04 October 2013

Angels to the left of us, Angels to the right of us

The Angel of the North, a huge sculpture near Durham in the north of England.  Stunning.

After having spent too long playing on Hadrian’s Wall and at Vicovicium, we had to forego visiting the city of Durham and will need to add that to the itinerary of a future trip.  We did, however, finally get to see The Angel of North as we drove along the motorway.  This is the most enormous sculpture, 20m tall, and at the time it was erected it was a controversial choice.  But its stark lines are compellingly beautiful when you see the piece in situ, and it dominates the landscape far more than you realise from photos.

I don't buy a lot of figures,
but this is one cute cat.
So we headed over to Leicester, where our freighters are located, to ensconce for a few days while we packed the purchases so far and delivered the boxes to the freight company.  Packing is the boring-but-necessary part of every trip,  but it saves a huge amount of money to pack yourself so Pack Days have to be factored into every trip. 

But having been well organised and got a lot of packing done, we decided to take a day to head over to Lancashire to visit one of the biggest and best antiques centres we’ve found.  Lancashire is a bit of a hike from Leicestershire, but it was worth the trip.  We emerged from the centre five hours after going in, loaded with boxes and boxes of great finds.  It was the best buying we’ve ever done there, with excellent bargains at every turn.  We’ll be able to offer fantastic prices on excellent glass and really attractive ceramics, so I can’t wait for the shipment to arrive in Australia.

This chap stands at about 14" tall and is very
heavy.  He dates to about 1910.
Our best buy was probably a large, striking ceramic elephant, c1910.  I know some people get all superstitious about the position of elephant’s trunks, but I’m not one of them.  I’m interested in the overall aesthetic of the piece, and this one is really lovely so I have no doubt that it will be loved and snapped up when I present it for sale.

I had also been looking out for some owls and chicken figures, having missed out on that lovely French chook at the Porte de Vanves markets.  And Lancashire delivered, so now I have two amber glass chickens sitting in their baskets, plus a couple of cute owls.  In the shop I could be sure that these pieces would have sold within a day or two of being put out, so we’ll see how they go at antiques fairs.   Being somewhat cheaper than I would have been able to offer in the shop, and really attractive, should help a lot.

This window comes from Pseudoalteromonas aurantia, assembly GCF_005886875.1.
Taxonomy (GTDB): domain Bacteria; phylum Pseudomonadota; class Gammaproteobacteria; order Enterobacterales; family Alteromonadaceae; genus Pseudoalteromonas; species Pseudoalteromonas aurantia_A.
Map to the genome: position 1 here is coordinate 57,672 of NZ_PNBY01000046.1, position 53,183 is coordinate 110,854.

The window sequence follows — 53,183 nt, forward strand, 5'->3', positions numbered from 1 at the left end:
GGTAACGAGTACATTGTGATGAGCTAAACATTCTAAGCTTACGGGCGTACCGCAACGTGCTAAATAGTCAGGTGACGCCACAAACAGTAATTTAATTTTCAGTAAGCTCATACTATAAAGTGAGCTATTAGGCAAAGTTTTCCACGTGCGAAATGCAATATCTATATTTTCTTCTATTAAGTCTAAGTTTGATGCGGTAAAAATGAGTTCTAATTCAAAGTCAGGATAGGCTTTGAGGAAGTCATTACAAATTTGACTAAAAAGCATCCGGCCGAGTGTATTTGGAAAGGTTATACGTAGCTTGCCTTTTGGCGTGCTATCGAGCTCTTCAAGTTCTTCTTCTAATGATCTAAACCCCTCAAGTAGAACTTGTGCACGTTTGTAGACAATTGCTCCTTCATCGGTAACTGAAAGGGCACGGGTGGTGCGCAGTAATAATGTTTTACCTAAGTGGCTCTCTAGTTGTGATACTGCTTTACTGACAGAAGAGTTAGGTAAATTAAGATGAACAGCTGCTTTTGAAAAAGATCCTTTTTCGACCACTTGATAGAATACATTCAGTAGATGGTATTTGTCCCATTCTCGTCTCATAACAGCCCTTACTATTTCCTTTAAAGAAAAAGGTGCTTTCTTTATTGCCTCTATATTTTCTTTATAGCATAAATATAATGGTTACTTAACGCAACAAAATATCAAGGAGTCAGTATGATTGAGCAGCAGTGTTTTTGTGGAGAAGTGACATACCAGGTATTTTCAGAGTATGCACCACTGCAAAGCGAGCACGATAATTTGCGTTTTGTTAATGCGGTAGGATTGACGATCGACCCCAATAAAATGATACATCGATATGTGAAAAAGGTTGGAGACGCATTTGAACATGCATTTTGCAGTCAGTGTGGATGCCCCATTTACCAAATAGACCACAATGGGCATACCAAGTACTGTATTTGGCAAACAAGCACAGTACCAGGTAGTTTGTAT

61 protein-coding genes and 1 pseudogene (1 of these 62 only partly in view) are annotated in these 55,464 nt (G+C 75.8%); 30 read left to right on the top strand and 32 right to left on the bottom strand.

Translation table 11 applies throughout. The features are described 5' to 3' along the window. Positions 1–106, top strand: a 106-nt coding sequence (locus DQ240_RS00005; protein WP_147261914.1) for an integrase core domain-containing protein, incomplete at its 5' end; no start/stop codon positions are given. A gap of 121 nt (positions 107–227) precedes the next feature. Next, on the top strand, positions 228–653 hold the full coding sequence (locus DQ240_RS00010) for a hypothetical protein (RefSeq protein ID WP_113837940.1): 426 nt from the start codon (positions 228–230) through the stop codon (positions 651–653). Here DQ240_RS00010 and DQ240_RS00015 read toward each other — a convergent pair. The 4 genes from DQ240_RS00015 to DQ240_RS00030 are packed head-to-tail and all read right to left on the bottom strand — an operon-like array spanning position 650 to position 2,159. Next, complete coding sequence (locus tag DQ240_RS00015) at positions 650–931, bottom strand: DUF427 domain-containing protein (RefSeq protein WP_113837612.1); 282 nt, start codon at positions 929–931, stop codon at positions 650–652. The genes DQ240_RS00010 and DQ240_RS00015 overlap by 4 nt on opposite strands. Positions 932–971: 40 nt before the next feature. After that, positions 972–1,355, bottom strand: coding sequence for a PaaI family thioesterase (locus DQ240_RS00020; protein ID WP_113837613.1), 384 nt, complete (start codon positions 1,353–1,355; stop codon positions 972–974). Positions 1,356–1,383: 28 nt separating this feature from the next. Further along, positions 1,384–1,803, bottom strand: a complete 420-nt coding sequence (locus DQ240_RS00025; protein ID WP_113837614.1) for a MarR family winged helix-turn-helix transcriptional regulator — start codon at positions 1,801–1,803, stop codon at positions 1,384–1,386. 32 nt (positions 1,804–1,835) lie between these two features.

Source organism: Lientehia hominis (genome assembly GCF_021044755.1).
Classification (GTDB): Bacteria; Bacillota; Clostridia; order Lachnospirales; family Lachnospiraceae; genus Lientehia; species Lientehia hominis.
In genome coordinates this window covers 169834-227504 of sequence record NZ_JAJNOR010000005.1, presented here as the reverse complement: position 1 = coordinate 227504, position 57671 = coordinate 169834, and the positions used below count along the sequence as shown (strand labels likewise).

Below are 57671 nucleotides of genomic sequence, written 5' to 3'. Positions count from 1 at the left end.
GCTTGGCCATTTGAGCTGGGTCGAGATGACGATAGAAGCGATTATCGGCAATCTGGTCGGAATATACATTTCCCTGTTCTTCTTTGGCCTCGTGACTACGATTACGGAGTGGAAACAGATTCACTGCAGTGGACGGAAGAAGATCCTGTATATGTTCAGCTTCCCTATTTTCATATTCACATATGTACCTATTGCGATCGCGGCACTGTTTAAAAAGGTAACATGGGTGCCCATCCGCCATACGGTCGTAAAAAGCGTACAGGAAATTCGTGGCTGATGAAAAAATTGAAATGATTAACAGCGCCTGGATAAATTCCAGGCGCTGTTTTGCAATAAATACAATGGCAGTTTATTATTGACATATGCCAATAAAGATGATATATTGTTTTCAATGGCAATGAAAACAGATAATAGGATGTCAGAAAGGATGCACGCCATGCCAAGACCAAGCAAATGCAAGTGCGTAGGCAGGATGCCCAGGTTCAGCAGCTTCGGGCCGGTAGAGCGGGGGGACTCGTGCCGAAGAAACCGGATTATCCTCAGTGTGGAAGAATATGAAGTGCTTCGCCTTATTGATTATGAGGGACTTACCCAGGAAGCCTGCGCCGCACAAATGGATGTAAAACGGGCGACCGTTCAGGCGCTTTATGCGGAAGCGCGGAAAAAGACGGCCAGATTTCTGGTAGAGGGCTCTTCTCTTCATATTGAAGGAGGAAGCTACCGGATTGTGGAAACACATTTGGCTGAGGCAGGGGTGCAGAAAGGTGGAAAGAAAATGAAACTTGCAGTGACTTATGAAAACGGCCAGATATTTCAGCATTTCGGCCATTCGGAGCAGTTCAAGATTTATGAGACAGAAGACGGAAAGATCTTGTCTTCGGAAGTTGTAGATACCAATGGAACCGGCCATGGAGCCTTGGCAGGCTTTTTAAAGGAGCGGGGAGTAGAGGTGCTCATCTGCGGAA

Steiff is an excellent German brand, very
collectable and usually not particularly
affordable, so I was very happy to
score this fellow.
I don’t usually buy vintage toys, but I couldn’t resist a Steiff leopard, in excellent condition.  Steiff is a German brand, most famous for its teddy bears, and the really old ones sell for gobsmacking amounts.  It wasn’t long before the company branched out from the standard bear figures, though, and created all sorts of critters.  I’d never seen a leopard before, and it was affordable – unbelievable for Steiff – so it had to be mine.  It reminded me that somewhere in the depths of our garage are a number of vintage teddy bears that are mostly stock, so I must go hunting for them when I get home.

Owls are always popular.  This one
has some age, and it shows, but I
couldn't resist him.
So after a great deal of additional packing we headed off to Peterborough, to position ourselves for the first of the really big antiques fairs in the north of England.  On the way we called in to see St Kyneburgha’s Church, which is said to be the finest Norman church in England.  Kyneburgha was a Saxon princess who ultimately founded a monastery and convent on the site of some significant Roman ruins.  Those Roman ruins are really famous in the archaeological world because they are so comprehensive, but the church on top of them is also really lovely, with a stunning ceiling covered with golden-winged angels.  Even though the church was dedicated in 1124AD, some time after the Norman conquest, it was still dedicated to the Saxon princess-come-saint who built the original monastery and convent.

We’ve been really lucky with the weather so far, with no coats needed.  But torrential rain is forecast for tomorrow, and seeing how most of my shopping at Peterborough is at the outdoor stalls, that could be problematic.  We’ve not had a wash-out at this Fair before, although I have heard of it being snowed out before.  So fingers crossed that we don’t get wet, very wet, and that the shopping is inspiring. 

Next blog:  what happened next.
A couple of the angels on the ceiling of St Kyneburgha's Church in Castor.  Many of the tombstones in the church and the graveyard also featured angels and cherubs, together with lovely dedications that described the fine qualities of the person laid to rest, and what everyone thought of them.  It really humanised these very old burials - they were real people who were much loved and some of the memorials described the intense grief of their families.  Fascinating and very touching.  But it also got me thinking that this could be a good practice for us all, with our tombstones having to tell the truth about our qualities and what everyone thought of us.  Wouldn't that be interesting?


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